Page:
23 May 2013

Suspsension of Disbelief

In an old post I wrote on building a character, I covered the fact that there is a certain unbelievability built into plot and characters, imposed by the editors and publishers an author works with. Just because an author has met people who are that petty, that stupid...the author has seen that precise combination of unlikely events fall into place in real life does not mean the publisher or editor will find it believable.

A conglomerate author I know recently wrote a blog post about the book she has out this month. One of the earlier editors her agent sent the book to rejected it because (no kidding) "Amnesia isn't real. It's a fake thing authors add to their books to ramp up the suspense." (paraphrased from the original) The irony? The author herself suffered traumatic amnesia in which she lost a week of her life when she was a child. She has never regained those memories. The character's situation she wrote about was directly modeled on her own experiences. But the editor wouldn't consider it, because the editor's nit is a staunch belief that amnesia is not real. Or at least that amnesia as most authors without intimate knowledge of amnesia write it is not real and, therefore, it's not worth reading the whole book to see how it's been handled by an individual author.

Sadly, this editor is not alone. One particular editor recently stated on his blog that he doesn't think amnesia, autism, or Asperger's (which shows his ignorance, since that is a type of autism) are "real." In fact, he reinforced this, when he stated that Tourette's is "real," but he doesn't believe authors should use that in books either. While it's rather pathetic that these people have the power to enforce their lack of knowledge on an entire publishing line worth of readers, there's no way to stop publishers from hiring them, so you have to work within the boundaries or find a smarter editor elsewhere. I'd prefer to find a smarter editor, personally.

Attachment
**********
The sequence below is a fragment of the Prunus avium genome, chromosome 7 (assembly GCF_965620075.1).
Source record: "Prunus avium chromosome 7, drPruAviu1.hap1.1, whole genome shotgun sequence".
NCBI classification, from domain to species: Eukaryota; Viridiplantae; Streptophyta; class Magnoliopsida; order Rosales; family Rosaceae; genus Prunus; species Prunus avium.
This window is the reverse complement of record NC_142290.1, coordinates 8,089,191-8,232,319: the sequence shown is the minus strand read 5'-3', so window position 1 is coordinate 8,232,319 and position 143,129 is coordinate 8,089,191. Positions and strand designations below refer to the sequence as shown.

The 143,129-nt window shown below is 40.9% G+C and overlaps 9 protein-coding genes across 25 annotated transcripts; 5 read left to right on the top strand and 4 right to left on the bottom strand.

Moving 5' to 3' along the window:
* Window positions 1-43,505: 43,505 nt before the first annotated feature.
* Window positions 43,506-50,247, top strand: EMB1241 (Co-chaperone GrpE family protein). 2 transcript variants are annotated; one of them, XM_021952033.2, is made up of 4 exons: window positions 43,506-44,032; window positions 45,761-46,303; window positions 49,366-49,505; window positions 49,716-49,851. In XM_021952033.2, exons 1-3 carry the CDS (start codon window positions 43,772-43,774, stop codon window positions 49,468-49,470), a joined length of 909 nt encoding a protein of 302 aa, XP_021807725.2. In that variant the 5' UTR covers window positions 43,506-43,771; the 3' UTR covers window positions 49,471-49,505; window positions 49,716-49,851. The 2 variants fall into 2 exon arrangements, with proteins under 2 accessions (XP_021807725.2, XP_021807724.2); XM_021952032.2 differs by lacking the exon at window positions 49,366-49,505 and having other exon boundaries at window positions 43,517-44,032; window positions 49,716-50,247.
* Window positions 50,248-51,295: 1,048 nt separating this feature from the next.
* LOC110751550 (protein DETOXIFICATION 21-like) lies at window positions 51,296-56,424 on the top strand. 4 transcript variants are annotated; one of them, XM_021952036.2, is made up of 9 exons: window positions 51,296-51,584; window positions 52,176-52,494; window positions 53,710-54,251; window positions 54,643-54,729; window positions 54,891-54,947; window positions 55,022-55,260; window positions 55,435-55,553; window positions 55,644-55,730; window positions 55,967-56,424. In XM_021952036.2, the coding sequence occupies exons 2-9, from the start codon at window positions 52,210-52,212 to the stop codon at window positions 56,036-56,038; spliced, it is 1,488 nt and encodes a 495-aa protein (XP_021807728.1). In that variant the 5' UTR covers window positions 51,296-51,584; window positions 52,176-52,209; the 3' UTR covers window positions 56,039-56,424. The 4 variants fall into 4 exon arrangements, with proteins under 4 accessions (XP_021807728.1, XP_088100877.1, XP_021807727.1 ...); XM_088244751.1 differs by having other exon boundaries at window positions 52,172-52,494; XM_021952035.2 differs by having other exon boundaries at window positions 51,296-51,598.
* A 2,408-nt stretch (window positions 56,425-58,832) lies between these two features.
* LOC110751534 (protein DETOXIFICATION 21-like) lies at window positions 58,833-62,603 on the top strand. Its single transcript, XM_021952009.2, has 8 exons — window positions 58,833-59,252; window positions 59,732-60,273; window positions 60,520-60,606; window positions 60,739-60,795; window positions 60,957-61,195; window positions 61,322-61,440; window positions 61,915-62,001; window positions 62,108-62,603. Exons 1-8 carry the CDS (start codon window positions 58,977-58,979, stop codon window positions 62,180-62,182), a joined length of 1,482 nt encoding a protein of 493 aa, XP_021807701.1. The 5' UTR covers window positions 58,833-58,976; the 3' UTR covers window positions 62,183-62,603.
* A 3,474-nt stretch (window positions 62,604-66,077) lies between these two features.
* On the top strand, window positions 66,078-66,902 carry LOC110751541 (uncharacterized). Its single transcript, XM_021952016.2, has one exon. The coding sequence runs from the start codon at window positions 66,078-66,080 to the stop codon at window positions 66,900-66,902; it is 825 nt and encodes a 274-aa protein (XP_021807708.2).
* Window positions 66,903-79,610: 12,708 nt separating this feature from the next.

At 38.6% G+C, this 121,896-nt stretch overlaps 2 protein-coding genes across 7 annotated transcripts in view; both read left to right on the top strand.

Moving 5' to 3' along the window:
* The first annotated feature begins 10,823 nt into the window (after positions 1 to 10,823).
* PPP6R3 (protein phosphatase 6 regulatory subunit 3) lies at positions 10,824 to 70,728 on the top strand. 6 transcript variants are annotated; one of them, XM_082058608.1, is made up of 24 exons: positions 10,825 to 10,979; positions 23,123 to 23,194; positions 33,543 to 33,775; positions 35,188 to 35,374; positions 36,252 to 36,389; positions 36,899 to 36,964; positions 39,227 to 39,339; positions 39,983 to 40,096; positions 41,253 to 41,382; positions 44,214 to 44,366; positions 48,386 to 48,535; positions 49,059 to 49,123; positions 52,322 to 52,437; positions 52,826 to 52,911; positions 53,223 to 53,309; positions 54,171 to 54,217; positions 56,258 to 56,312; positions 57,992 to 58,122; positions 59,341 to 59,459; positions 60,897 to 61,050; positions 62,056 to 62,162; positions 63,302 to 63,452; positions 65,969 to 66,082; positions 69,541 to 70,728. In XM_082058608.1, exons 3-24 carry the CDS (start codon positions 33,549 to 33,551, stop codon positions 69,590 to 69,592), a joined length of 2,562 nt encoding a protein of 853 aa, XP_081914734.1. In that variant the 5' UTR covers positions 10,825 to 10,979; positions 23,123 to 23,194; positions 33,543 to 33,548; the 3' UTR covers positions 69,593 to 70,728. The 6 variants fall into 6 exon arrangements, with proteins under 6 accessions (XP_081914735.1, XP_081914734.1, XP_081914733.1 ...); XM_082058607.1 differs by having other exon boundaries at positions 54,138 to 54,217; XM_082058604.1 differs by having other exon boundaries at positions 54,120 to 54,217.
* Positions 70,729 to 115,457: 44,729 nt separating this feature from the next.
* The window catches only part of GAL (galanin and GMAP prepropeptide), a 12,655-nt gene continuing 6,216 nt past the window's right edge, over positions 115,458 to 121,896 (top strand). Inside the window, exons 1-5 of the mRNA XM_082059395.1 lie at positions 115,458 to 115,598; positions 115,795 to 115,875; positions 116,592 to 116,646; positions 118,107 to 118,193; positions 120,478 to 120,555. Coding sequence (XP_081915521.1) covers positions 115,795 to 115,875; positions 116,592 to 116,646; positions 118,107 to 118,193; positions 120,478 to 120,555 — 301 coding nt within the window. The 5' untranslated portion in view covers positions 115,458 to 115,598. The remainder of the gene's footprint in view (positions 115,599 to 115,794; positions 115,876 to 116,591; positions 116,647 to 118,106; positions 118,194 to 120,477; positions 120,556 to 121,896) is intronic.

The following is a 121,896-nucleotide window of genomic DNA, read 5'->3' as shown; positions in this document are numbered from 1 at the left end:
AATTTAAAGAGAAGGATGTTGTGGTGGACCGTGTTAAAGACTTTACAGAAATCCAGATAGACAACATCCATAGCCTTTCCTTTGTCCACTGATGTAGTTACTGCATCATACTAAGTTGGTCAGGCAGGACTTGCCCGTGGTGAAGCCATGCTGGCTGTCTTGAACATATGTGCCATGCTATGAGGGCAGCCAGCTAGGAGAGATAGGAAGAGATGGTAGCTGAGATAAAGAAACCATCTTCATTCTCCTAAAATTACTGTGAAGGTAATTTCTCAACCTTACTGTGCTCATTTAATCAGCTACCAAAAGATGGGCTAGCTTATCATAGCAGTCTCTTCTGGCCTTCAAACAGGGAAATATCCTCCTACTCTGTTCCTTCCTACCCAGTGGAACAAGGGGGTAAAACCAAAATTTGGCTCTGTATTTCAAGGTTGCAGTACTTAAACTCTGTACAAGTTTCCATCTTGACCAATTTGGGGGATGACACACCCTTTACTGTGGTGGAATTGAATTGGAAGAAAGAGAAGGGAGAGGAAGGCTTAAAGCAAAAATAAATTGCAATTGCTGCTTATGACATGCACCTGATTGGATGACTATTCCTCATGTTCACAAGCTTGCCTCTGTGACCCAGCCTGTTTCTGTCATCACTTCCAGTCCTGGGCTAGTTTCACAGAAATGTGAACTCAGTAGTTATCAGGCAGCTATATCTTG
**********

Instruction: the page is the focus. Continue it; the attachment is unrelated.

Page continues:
The problem isn't whether the author would consider it believable (unless the author is self-publishing and has no one playing gate keeper). The problem is whether the editor/publisher will consider it believable. When you've got editors turning down books because they don't believe things that are factual could happen in real life, you've got to invest in what "most" or "your average" person will think is believable. Beta readers are good for catching this type of thing, which I why (when I still used beta readers) mine were of a mixed bag of professions, places they lived, and even religions.
ALL editors/publishers (conglomerate or indie press) have their own set of "facts" and "figures" they trust are correct. I know I spend time correcting my editors when they think my facts are incorrect. Just keep a cool head while you're doing it. A sense of humor helps as well, since I've had to correct editors who believed things like...

* Women aren't allowed to have sex in the third trimester of pregnancy.
* The terms the Army uses for things are the same as the terms the Navy uses.